When a physician performs a tubal immediately following a typical vaginal delivery, report the appropriate tubal with modifier 59 Distinct procedural service in conjunction with the delivery package code. If the tubal occurs during the hospital stay for the delivery, but not on the same day, append the appropriate tubal code with modifier 79 Unrelated procedure or service….

IUD Insertion Coding

Intrauterine devices (IUDs) can be used as a non-surgical form of birth control. They range from hormonal (Mirena®, Kyleena®, Skyla®, and LILETTA®) to copper (Paragard®).

The hormonal devices are a T-shaped plastic frame that is inserted into the uterus, where it releases the hormone progestin. To prevent pregnancy, progestin:

  • Thickens mucus in the cervix to stop sperm from reaching or fertilizing an egg; and
  • Thins the lining of the uterus and partially suppresses ovulation.

Mirena® prevents pregnancy for up to 7 years after insertion. Kyleena® has a 5-year duration. Skyla® has a 3-year duration, and LILETTA® has a 6-year duration.

Paragard® is sometimes referred to as a nonhormonal IUD option. The Paragard® device is a T-shaped plastic frame that’s inserted into the uterus. Copper wire coiled around the device produces an inflammatory reaction that is toxic to sperm and eggs, preventing pregnancy. Paragard® is the only copper IUD available in the United States. It can prevent pregnancy for up to 10 years after insertion.

There are two CPT® codes for IUDs: One is for insertion and one is used specifically for removal:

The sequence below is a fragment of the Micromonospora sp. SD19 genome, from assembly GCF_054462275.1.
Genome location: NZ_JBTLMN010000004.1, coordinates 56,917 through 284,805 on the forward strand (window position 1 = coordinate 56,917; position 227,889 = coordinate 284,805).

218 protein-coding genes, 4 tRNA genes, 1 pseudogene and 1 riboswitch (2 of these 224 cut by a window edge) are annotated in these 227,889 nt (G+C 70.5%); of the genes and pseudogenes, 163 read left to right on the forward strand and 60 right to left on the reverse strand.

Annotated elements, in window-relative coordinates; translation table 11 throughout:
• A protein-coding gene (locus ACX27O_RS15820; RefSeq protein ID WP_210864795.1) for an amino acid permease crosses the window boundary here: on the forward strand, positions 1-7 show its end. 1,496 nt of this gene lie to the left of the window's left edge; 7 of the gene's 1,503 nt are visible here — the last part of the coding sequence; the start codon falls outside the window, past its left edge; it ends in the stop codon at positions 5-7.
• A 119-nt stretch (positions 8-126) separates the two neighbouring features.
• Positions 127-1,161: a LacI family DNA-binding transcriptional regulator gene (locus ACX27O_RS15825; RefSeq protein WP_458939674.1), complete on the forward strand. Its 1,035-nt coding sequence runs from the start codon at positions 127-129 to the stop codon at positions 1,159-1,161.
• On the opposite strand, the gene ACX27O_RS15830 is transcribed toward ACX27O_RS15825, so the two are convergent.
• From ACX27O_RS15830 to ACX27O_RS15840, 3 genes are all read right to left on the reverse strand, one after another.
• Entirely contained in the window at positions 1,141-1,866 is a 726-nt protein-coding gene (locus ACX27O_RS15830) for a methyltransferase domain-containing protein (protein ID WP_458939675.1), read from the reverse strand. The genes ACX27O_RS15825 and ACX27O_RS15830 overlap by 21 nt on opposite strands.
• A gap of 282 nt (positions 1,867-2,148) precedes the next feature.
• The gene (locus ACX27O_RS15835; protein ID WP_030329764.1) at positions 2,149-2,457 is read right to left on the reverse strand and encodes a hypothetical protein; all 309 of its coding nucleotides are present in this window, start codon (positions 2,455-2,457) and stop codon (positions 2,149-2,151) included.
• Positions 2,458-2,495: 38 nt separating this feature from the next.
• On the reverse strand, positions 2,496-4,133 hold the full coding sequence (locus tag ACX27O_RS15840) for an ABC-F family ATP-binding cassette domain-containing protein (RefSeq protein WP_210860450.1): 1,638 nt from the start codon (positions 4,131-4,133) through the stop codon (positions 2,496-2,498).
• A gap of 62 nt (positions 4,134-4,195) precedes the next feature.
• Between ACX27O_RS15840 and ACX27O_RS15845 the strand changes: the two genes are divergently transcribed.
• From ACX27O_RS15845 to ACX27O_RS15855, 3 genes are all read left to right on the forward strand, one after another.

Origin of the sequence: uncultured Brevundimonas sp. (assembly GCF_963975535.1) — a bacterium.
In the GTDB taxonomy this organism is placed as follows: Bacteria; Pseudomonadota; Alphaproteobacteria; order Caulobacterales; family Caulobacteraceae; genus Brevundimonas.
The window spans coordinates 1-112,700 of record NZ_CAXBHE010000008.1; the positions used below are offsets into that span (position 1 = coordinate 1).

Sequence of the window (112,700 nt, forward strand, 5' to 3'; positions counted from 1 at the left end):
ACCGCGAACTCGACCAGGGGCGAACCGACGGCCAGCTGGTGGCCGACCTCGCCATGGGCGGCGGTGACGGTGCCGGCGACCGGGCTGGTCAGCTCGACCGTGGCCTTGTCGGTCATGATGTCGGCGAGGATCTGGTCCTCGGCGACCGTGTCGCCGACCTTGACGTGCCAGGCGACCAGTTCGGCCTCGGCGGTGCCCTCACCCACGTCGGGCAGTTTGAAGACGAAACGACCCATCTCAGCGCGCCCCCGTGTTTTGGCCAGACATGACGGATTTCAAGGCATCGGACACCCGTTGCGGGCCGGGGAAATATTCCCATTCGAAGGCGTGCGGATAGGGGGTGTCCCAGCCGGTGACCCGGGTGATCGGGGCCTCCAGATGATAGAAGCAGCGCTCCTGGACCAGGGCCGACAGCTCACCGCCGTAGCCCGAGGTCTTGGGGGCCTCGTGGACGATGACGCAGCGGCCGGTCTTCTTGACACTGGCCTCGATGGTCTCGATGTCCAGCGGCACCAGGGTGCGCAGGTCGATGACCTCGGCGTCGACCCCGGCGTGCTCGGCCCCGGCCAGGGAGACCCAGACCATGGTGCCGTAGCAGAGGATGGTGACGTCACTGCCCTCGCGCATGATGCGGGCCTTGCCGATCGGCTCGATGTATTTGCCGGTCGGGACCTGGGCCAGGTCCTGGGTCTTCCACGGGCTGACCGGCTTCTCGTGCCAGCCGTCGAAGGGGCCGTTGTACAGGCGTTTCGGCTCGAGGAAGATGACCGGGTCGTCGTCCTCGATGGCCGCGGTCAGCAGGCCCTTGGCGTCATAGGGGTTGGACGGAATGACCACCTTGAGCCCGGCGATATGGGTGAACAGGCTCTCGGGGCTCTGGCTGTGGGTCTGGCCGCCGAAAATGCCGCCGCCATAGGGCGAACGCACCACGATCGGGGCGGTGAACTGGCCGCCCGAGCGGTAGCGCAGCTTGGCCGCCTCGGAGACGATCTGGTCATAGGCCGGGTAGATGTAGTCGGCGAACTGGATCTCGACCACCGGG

58300    Insertion of intrauterine device (IUD)

58301    Removal of intrauterine device (IUD)

These codes only cover the procedure itself. Report the actual device separately using the appropriate HCPCS Level II J code:

J7296    Levonorgestrel-releasing intrauterine contraceptive system, (kyleena), 19.5 mg

J7297    Levonorgestrel-releasing intrauterine contraceptive system (liletta), 52 mg

J7298    Levonorgestrel-releasing intrauterine contraceptive system (mirena), 52 mg

J7300    Intrauterine copper contraceptive

J7301    Levonorgestrel-releasing intrauterine contraceptive system (skyla), 13.5 mg

If an IUD is removed and a new one inserted in the same encounter, append modifier 51 Multiple procedures to the claim.

If removal or insertion of an IUD is discontinued mid-procedure, append modifier 53 Discontinued procedure. If the discontinued IUD procedure occurs in an ambulatory surgery center (ASC) setting, append modifier 73 Discontinued outpatient hospital/ambulatory surgery center (ASC) procedure prior to the administration of anesthesia or 74 Discontinued outpatient hospital/ambulatory surgery center (ASC) procedure after administration of anesthesia, as appropriate, instead of modifier 53.